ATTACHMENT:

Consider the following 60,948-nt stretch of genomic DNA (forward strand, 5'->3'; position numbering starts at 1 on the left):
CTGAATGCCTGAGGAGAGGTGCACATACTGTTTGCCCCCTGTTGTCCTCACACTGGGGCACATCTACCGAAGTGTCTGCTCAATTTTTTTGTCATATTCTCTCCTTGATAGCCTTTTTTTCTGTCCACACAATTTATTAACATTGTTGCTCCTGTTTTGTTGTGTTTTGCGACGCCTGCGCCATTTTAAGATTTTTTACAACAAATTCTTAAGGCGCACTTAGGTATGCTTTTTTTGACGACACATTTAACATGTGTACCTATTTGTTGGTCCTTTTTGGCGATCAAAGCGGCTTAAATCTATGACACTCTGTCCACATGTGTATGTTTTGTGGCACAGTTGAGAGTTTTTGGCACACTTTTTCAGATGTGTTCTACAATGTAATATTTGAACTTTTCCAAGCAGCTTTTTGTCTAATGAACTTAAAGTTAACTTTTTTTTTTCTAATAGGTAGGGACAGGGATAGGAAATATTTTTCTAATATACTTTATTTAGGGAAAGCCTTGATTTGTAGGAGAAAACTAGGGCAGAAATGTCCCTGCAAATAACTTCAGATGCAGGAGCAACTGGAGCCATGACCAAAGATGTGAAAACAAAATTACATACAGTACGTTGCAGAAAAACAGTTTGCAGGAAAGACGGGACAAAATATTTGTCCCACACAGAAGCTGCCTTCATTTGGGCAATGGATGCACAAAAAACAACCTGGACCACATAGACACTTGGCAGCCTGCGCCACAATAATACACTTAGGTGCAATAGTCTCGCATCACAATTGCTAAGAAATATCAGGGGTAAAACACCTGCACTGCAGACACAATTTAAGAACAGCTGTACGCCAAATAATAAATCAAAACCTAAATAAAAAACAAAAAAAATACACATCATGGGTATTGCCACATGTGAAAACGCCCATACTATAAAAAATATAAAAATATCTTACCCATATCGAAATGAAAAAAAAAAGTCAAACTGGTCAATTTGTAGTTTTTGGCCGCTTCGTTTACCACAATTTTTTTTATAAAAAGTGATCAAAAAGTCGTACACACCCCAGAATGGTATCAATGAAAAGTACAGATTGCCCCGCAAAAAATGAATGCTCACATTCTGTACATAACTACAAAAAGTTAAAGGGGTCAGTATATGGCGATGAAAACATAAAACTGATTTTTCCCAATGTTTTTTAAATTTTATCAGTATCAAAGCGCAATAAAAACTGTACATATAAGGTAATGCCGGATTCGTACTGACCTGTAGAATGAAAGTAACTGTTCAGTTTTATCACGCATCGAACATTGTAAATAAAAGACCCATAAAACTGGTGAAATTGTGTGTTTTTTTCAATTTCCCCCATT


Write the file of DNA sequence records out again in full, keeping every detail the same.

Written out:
Consider the following 60,948-nt stretch of genomic DNA (forward strand, 5'->3'; position numbering starts at 1 on the left):
CTGAATGCCTGAGGAGAGGTGCACATACTGTTTGCCCCCTGTTGTCCTCACACTGGGGCACATCTACCGAAGTGTCTGCTCAATTTTTTTGTCATATTCTCTCCTTGATAGCCTTTTTTTCTGTCCACACAATTTATTAACATTGTTGCTCCTGTTTTGTTGTGTTTTGCGACGCCTGCGCCATTTTAAGATTTTTTACAACAAATTCTTAAGGCGCACTTAGGTATGCTTTTTTTGACGACACATTTAACATGTGTACCTATTTGTTGGTCCTTTTTGGCGATCAAAGCGGCTTAAATCTATGACACTCTGTCCACATGTGTATGTTTTGTGGCACAGTTGAGAGTTTTTGGCACACTTTTTCAGATGTGTTCTACAATGTAATATTTGAACTTTTCCAAGCAGCTTTTTGTCTAATGAACTTAAAGTTAACTTTTTTTTTTCTAATAGGTAGGGACAGGGATAGGAAATATTTTTCTAATATACTTTATTTAGGGAAAGCCTTGATTTGTAGGAGAAAACTAGGGCAGAAATGTCCCTGCAAATAACTTCAGATGCAGGAGCAACTGGAGCCATGACCAAAGATGTGAAAACAAAATTACATACAGTACGTTGCAGAAAAACAGTTTGCAGGAAAGACGGGACAAAATATTTGTCCCACACAGAAGCTGCCTTCATTTGGGCAATGGATGCACAAAAAACAACCTGGACCACATAGACACTTGGCAGCCTGCGCCACAATAATACACTTAGGTGCAATAGTCTCGCATCACAATTGCTAAGAAATATCAGGGGTAAAACACCTGCACTGCAGACACAATTTAAGAACAGCTGTACGCCAAATAATAAATCAAAACCTAAATAAAAAACAAAAAAAATACACATCATGGGTATTGCCACATGTGAAAACGCCCATACTATAAAAAATATAAAAATATCTTACCCATATCGAAATGAAAAAAAAAAGTCAAACTGGTCAATTTGTAGTTTTTGGCCGCTTCGTTTACCACAATTTTTTTTATAAAAAGTGATCAAAAAGTCGTACACACCCCAGAATGGTATCAATGAAAAGTACAGATTGCCCCGCAAAAAATGAATGCTCACATTCTGTACATAACTACAAAAAGTTAAAGGGGTCAGTATATGGCGATGAAAACATAAAACTGATTTTTCCCAATGTTTTTTAAATTTTATCAGTATCAAAGCGCAATAAAAACTGTACATATAAGGTAATGCCGGATTCGTACTGACCTGTAGAATGAAAGTAACTGTTCAGTTTTATCACGCATCGAACATTGTAAATAAAAGACCCATAAAACTGGTGAAATTGTGTGTTTTTTTCAATTTCCCCCATT